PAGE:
At what windspeed would you consider reefing?
When I can't control it anymore or when something fails. Seriously.
I've been able to continue with a full sail out by having Cindy hike out on the upwind trampoline; if she wasn't there to provide that extra weight and reduction of the side-load on the rudder, I would reef down fairly frequently.
The mast is incredibly bendy - like a windsurfing mast - and once the mast-base screws were treated with Loctite, we haven't had an issue with any of the mast components. Likewise we haven't had any issues with the mast base turnbuckles, the roller furling system, the mast lock mechanism or any of the metal bracing. Considering the immense load the whole mast system and hull must sustain under high winds, I'm frankly amazed at how well it has held up.
The sail is very strong; we finally had the back edge of the sail flapping like a flag on Saturday, which is something we've never seen before - still... no failures with the sail, the battens or the batten retaining lines.
The main sheet is slowly shredding (not fraying - SHREDDING); it has not eaten through the outside sheath into the central core of the line yet, but it's close - I'll post some photos later this week. All things considered, the line has held up pretty well and the cleats really grab it, even though the line is damaged in the process.
The akas and amas, with their support metal structure attached to the hull, have performed beautifully. We've seen them flex a little during the very roughest of conditions, but no failures. And considering the sail is sheeted with the cam cleats on the cross bracing… I'm just amazed at how well everything has worked.
The trampolines are also performing very well. We thought the fabric would be the weak point, but it turned out the buckles are the first failure point instead. Cindy doesn't hike out as far in rough conditions as she once did and is always uses both hands when the going gets rough - that's why we don't have so much of the wild video content anymore.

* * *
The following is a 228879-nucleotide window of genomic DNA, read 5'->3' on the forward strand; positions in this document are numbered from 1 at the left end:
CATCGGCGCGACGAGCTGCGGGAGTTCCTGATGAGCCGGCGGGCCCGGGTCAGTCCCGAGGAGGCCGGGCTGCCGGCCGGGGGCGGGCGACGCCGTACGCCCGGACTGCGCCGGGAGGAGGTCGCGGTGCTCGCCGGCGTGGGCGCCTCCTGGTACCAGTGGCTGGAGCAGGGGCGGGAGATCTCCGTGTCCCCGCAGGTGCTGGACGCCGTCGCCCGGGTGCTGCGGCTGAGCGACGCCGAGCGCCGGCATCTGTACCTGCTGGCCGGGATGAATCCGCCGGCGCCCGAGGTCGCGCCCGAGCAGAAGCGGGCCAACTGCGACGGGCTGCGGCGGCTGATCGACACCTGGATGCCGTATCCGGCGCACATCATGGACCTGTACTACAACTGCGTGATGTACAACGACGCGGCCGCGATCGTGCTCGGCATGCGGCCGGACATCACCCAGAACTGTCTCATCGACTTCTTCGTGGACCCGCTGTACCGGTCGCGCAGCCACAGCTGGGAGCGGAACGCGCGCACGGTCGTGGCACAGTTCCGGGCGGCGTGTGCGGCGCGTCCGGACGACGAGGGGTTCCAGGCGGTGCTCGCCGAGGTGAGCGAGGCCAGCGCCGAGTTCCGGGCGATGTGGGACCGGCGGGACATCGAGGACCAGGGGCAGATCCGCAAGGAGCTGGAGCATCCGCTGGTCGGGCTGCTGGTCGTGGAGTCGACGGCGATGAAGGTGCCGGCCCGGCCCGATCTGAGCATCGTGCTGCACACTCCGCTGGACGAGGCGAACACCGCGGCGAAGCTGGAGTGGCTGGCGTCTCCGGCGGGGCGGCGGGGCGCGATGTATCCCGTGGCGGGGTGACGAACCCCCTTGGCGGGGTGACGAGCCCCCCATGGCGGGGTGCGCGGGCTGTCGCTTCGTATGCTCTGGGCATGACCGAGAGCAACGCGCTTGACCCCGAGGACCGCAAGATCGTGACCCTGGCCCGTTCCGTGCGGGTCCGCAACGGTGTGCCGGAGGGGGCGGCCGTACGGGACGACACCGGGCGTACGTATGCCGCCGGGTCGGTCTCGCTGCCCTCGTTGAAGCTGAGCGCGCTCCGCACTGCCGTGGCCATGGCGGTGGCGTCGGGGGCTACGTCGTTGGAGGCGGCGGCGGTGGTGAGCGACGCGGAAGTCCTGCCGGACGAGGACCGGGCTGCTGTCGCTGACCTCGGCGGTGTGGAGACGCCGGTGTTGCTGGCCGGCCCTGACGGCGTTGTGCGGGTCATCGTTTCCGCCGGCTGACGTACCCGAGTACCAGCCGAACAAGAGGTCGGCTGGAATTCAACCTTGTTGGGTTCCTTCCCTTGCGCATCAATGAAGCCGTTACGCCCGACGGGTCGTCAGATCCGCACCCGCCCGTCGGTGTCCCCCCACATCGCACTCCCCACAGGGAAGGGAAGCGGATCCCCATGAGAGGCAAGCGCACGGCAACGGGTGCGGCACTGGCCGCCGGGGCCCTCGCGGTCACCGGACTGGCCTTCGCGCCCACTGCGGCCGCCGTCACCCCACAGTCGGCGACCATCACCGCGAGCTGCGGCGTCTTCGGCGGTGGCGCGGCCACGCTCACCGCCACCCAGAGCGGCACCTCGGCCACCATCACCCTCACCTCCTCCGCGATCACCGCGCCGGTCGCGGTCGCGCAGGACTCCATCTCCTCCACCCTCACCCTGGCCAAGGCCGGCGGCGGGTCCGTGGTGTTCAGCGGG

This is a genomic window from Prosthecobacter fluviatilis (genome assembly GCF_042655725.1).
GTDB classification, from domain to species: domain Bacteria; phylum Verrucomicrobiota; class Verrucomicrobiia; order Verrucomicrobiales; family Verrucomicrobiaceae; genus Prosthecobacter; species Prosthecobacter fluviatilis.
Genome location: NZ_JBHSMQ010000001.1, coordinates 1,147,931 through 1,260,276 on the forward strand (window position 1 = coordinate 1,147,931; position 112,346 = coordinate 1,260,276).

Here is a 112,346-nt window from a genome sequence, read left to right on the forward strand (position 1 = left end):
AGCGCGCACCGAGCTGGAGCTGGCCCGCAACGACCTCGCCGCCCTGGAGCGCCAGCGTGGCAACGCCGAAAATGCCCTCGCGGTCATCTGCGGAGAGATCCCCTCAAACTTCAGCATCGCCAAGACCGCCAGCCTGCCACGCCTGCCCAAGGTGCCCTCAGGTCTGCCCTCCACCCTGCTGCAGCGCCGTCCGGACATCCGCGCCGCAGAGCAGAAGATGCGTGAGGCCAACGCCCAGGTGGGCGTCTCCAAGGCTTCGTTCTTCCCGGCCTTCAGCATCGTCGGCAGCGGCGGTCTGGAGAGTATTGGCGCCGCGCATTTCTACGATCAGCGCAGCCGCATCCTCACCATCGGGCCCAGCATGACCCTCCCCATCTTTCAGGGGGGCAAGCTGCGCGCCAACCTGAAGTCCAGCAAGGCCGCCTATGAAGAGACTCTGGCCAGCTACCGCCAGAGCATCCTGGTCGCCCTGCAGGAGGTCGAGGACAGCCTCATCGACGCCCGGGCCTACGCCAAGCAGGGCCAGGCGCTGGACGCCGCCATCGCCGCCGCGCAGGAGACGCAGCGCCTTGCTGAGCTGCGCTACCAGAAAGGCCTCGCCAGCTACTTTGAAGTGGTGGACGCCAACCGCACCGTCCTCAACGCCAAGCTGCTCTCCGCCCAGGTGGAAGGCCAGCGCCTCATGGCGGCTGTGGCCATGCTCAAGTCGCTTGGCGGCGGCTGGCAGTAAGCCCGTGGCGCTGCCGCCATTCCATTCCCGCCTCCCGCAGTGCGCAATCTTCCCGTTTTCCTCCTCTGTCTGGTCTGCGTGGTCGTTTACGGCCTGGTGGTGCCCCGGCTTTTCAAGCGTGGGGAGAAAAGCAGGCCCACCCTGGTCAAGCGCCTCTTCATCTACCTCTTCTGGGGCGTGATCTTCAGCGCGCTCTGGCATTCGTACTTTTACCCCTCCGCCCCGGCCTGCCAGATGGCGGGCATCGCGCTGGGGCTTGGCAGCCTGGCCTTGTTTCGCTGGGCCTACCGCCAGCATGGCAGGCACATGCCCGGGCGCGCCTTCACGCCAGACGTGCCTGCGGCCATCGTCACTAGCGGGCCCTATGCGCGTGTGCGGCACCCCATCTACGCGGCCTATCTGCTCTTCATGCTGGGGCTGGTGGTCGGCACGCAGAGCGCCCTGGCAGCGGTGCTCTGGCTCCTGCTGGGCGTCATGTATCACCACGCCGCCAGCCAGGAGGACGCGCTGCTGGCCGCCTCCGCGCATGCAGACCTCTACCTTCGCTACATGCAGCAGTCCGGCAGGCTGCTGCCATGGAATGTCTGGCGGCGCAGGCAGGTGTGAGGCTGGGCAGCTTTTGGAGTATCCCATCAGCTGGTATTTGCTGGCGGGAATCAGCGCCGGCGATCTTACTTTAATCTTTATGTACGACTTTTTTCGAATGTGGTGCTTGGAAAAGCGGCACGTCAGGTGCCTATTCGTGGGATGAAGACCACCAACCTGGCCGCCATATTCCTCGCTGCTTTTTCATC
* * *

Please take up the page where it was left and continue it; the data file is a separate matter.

At present, the rudder is the weakest link of the entire package and is iffy in anything over 7 knots of wind - sometimes it'll work flawlessly and other times it won't - that's why we have the yellow-bladed paddle with us at all times now. During the last three days we were out on the water, I lost control of the rudder three times on Saturday, none on Sunday and twice on Monday. Having Cindy hike out on the upwind trampoline really helps with the rudder side-loads - without her there I lose control of the rudder far faster and more frequently.
- Why so much water in the hull? Are one of your control lines hanging down as they can act like a siphon. I have sailed for days w/o draining the hull and it stays almost completely dry. One time I opened a hatch and was under sail - learned my lesson on that one.
- Do you use the little drive well plugs? I have found them useful.
Our forward and middle round hatches don't seal well, so water goes down into the hull via that route. At the end of this past weekend we also discovered the flexible seal around the front bow hatch has begun to delaminate from the hatch itself and would allow another entry point for the water. Water floods over the front *and* the rear in the Chesapeake chop, so water is also entering in through *all* the control holes. By the time we make it back to the ramp at the end of the day, Cindy is drenched head-to-toe and I'm drenched to about mid-chest level or higher; the TI is a *VERY* wet and exhilarating ride for us.
On Saturday the water in the hull was about 1-1/2 to 2 gallons. On Sunday there was so little that I mopped it out with a towel. On Monday there was so much that I got tired pumping it out with the bilge pump - I'd say over 3 gallons - due to the extreme chop and waves we kept going through. However, even with all that water in the hull we didn't notice any degradation of performance nor did we notice it sitting lower in the water.
When I sail solo I use the drive plugs, but not when Cindy sails with me. When she sails with me, we both want instant access to the Mirage drives in the event something goes south in a bad way. We also feel that having the drives locked in place helps us to control the TI in wild conditions better, even though they knock down the speed by a measurable amount.